Hertzberg: A new vision for California's tax system
By Sen. Robert Hertzberg
As the new Legislature settles in, students are protesting tuition increases while the state faces yet another funding crisis for higher education. This has set lawmakers abuzz about what tax plan should replace Gov. Jerry Brown's temporary increase that will soon wind down and that he vows not to renew.
This welcome debate should not once more be about cobbling together short-term measures. Instead, it ought to be about a vision of California and how that should shape our tax system, not vice versa.
California has long been known as the land of opportunity, but for too many residents, opportunity is receding. Inequality continues to rise even though California has one of the most progressive tax structures in the nation.
Something more is needed: A new philosophy of governance that focuses on the progressive outcome that can be achieved through modernizing our tax system and investing in the means of upward mobility for every resident. Above all, we need public investment in infrastructure and in public education, particularly higher education, for our increasingly youthful population.
Beyond these foundations, building and sustaining a middle class means new private sector jobs with good wages. Small businesses, like plumbing contractors, auto repair shops and restaurants that account for more than 90 percent of the state's businesses and well over a third of all jobs are a key rung on the ladder of upward mobility. They need a tax policy that enables them to grow and add employees.
California's $2 trillion economy has shifted from being mainly agricultural and manufacturing in the 1950s and 1960s, when the framework of today's tax system was set, to one based on information and services, which now account for 80 percent of all economic activity in the state. We need a tax system based on this real economy while ensuring that new revenue is invested in strengthening the ladder of mobility.
The linchpin of that new philosophy of governance is Senate Bill 8, the proposed Upward Mobility Act. It proposes three broad changes to the tax code.
First, it would broaden the tax base by imposing a tax on services, exempting health care and education. Second, it would alter the corporate tax structure to provide incentives for business investment and for paying a reasonable minimum wage. Finally, SB 8 would reduce personal income taxes across the board while retaining its progressive structure.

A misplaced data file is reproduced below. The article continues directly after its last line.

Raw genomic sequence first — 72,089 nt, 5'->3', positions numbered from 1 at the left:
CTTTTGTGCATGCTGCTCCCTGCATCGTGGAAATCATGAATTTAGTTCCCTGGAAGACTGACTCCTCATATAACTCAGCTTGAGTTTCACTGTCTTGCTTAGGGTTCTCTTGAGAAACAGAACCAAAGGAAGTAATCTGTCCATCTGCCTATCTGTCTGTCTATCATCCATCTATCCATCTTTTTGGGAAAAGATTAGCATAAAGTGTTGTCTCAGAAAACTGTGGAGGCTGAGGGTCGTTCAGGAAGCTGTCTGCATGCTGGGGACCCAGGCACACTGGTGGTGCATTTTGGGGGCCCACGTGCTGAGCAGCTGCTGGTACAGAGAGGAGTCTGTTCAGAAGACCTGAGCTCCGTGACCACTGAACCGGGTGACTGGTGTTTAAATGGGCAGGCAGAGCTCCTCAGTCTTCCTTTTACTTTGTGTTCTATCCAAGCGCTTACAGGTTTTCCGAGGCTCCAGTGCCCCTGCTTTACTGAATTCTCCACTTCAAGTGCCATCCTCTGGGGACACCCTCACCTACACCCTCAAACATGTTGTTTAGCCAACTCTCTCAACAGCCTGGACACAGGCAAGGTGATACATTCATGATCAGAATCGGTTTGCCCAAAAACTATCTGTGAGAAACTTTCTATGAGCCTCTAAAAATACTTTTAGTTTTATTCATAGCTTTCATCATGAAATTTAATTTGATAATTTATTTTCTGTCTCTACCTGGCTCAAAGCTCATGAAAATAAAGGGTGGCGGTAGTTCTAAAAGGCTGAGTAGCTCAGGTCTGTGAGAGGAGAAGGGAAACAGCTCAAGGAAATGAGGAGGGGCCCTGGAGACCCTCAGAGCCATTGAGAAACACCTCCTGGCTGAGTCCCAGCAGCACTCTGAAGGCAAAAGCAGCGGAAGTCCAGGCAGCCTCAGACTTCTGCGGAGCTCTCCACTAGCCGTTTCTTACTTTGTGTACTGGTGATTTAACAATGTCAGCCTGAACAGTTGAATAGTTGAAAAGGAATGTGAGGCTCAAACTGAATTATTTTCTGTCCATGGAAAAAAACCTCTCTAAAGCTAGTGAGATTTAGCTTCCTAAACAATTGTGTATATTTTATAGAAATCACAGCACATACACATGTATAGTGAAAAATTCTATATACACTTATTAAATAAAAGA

Some have expressed concerns that a new tax on services may have a cumulative effect. Specific provisions will be written into SB 8 only after a series of reviews and hearings in the Capital and outside Sacramento. But the plan is to provide full disclosure before any final vote.
The latter provisions would be phased in when it is clear that new revenue from the service taxes is sufficient to replace revenue that would be lost by those changes -- and is sufficient to provide low-income workers with an Earned Income Tax Credit.
Projected revenues from SB 8 in the range of $10 billion would be apportioned in the following way: $3 billion for K-12 schools and community colleges, $1 billion each for the two university systems, $3 billion for local governments and $2 billion for the new earned income tax credit.
Many of these ideas were first aired by the bipartisan Think Long Committee for California and are embraced by a budding coalition that includes local governments, business, labor, students and the university community. This is only the beginning of the debate, but it must take place in the broader frame we have proposed.
If California's future is to be as promising as its past, we need a tax system that reflects our real economy in the 21st century while ensuring that new revenue is invested in strengthening the ladder of mobility for all residents.
Robert Hertzberg, D-San Fernando Valley, a former Assembly speaker, represents Senate District 18. Edward D. Kleinbard is the Johnson Professor of Law and Business at the University of Southern California's Gould School of Law and the author of "We Are Better Than This: How Government Should Spend Our Money." Laura Tyson chaired the President's Council of Economic Advisers during the Clinton Administration and is a professor at the Haas School of Business at the University of California, Berkeley.